The way up high

Atmosphere’s Slug reflects on his long career in hip-hop

Rhymesayer Slug (left) and beatmaker Ant.

Rhymesayer Slug (left) and beatmaker Ant.

photo by Dan Monick

JMax Productions presents Atmosphere Tuesday, Sept. 9, 8 p.m., at the Senator Theatre. Prof and Dem Atlas open.
Tickets: $27.50, at Diamond W, Blaze ’N J’s, and

Senator Theatre
517 Main St.

As a high school student in Minneapolis, Sean Daley didn’t even attempt to grasp literary devices like symbolism and metaphor. He finds that funny now, since those devices help define his art.

“I had to teach myself all of those things after becoming a rapper,” he said. “People went ahead and gave me the job of ‘rapper.’ Then I started learning how to write.”

For the past 17 years or so, Daley, now 42, has been more widely known as Slug, the emcee half of one of hip-hop’s most enduring underground acts, Atmosphere. Slug’s storytelling ability, poeticism and emotional openness have been hallmarks of the group since their breakthrough, and second full-length album, 2002’s God Loves Ugly. All told, Atmosphere has released seven studio albums and nine EPs while touring relentlessly and co-founding the group’s hometown hip-hop label, Rhymesayers Entertainment.

During a recent phone interview with the CN&R, Slug reflected on Atmosphere’s formative years. The duo’s arc began in the early 1990s, when a mutual friend introduced Slug to Anthony Davis, or Ant, the producer with whom he formed the group.

What was your relationship with Ant like at first?

His first impression of me was like, “Who’s this skinny white dude coming over here to rap?” And my impression of him was like, “Who’s this skinny white dude making these beats?” But I was kind of floored. I could see the work ethic in this guy—he was making 30 beats a week. I really didn’t have any aspirations to be a career emcee; I was a hobbyist. But I was so attracted to how much work this guy did, I just wanted to be around that. As I spent time around him, I became that way, too.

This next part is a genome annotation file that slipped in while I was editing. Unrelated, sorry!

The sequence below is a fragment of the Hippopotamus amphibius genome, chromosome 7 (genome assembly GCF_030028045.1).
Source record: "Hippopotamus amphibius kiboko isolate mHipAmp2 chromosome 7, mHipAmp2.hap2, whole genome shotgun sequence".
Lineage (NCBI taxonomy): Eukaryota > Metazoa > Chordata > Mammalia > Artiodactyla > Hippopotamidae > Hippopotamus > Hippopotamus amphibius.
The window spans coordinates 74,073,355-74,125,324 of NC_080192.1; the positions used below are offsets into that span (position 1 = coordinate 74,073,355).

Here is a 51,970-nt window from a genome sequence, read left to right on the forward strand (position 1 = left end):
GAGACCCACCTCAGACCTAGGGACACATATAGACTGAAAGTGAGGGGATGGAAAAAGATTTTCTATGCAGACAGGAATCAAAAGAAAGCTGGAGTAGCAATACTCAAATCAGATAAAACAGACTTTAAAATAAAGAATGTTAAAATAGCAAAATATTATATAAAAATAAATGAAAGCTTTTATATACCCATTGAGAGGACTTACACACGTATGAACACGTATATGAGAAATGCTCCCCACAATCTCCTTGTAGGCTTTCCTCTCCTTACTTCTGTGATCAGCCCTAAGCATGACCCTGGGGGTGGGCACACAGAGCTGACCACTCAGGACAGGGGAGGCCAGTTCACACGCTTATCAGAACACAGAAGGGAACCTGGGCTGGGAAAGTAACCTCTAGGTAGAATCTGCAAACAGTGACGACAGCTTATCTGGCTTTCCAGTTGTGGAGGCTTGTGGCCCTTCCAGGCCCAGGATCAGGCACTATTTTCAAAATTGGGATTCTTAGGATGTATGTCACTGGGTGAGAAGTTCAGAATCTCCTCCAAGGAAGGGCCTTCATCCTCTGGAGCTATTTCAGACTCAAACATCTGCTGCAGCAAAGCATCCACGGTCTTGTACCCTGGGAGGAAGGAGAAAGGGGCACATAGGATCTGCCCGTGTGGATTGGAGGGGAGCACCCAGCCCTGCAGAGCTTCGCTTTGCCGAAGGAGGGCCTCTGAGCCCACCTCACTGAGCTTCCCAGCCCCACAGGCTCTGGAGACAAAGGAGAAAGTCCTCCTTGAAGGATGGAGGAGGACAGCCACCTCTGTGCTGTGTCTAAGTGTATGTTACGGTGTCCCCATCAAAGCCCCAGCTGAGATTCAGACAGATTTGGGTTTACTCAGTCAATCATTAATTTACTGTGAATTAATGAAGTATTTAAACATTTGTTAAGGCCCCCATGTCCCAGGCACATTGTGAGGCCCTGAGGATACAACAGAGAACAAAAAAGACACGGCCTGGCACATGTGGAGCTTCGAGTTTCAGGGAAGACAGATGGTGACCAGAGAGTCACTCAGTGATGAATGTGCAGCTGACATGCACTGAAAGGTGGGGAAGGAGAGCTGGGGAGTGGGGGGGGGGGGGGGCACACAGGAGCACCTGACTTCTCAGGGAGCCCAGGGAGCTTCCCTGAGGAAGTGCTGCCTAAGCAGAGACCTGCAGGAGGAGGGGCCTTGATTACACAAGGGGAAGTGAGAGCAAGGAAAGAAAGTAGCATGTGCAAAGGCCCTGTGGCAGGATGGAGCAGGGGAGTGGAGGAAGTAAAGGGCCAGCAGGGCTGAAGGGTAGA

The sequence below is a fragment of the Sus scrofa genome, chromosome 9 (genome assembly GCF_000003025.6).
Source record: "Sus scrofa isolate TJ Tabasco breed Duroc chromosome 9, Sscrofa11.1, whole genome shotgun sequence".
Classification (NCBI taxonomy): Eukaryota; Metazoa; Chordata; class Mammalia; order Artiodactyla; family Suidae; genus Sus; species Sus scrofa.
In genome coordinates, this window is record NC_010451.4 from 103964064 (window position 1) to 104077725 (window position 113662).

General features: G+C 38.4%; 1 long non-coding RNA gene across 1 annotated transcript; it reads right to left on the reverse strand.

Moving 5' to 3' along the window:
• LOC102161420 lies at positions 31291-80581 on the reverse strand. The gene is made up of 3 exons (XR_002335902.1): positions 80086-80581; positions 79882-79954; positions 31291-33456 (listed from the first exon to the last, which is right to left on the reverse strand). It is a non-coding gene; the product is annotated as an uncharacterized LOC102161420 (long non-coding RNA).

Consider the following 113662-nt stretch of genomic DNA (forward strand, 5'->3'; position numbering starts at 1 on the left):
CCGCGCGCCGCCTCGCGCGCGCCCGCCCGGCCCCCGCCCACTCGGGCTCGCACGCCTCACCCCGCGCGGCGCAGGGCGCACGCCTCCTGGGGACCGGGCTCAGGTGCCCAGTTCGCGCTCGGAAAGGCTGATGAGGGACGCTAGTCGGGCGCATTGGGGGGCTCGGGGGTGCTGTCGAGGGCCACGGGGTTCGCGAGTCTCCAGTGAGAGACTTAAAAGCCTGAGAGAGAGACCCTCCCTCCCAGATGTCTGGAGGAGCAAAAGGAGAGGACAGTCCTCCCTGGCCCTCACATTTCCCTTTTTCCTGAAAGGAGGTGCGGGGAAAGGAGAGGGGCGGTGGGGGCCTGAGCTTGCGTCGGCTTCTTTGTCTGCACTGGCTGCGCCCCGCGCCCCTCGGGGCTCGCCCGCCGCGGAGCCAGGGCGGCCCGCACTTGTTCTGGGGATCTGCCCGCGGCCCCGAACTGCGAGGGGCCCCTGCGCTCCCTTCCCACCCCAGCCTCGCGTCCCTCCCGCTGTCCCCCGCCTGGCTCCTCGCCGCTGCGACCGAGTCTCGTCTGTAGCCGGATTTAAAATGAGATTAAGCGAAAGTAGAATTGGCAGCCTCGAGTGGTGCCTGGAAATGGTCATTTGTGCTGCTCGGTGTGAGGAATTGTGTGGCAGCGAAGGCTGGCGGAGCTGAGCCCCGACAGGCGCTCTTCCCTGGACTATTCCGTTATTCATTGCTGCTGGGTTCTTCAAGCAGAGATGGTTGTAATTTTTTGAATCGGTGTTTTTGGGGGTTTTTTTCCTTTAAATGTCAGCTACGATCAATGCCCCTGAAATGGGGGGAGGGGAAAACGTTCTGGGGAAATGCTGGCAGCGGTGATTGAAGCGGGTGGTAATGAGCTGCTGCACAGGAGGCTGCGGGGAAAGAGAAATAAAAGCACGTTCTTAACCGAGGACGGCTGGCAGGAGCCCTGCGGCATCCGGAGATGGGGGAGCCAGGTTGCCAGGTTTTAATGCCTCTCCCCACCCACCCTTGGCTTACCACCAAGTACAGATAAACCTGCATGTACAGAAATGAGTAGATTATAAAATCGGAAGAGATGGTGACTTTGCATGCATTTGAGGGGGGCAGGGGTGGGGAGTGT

How has that relationship developed?

Now that music has become authoritative in my life, as well as something I love, it’s almost like a marriage. I don’t feel like I’m married to Anthony; what I’m married to is the relationship with Anthony. I depend on him to give me beats, so I can make songs and afford to purchase organic milk.

When you started out, was it more about proving your rap chops?

In any art, validation from your peer group, your contemporaries, is one of the first validations that you seek. Then you move on to seeking validation from an audience, from members of the opposite sex, and then even from your parents. You couldn’t have told 22-year-old me that, one day, which record my mother likes would matter to me. It would have been, “Yo, mom, this ain’t for you!”

Do you use metaphor and symbolism to write about personal subjects?

Yeah, it’s insecurity. Sometimes you’re afraid to just tell it, because it might show you’re vulnerable. The record When Life Gives You Lemons, You Paint That Shit Gold, that was 95 percent fictitious, just a bunch of stories. But in the end, those songs were about me. Even though I might change the names or the gender of the character, it’s all secretly first-person.

Do those literary tools help make the songs more universal?

If you want people to relate, you have to keep it broad—or keep it dark. Everyone relates to dirt colors, to struggle. Not everybody wants to relate to yellow. Pharrell’s song—that “Happy” shit? That was fucking amazing. I’ll never listen to it again, but there was nothing dark about it and I still related. That’s so difficult. It’s not like Anthony and I haven’t tried—we have a song called “Sunshine.” That’s probably as close to happy as we’ve gotten, and even then, I couldn’t help putting a couple of little clouds in it.

If Atmosphere was starting in today’s hip-hop scene, would you make it?

Timing was a huge part of what enabled us to create the voice we have. I was 30 years old when God Loves Ugly came out. We were suddenly propelled into a situation where money was floating around, there was notoriety, girls liked me. What would have happened if that came out when I was 22? We were very lucky with our timing. That’s the word I want on my rap tombstone—“Timing.”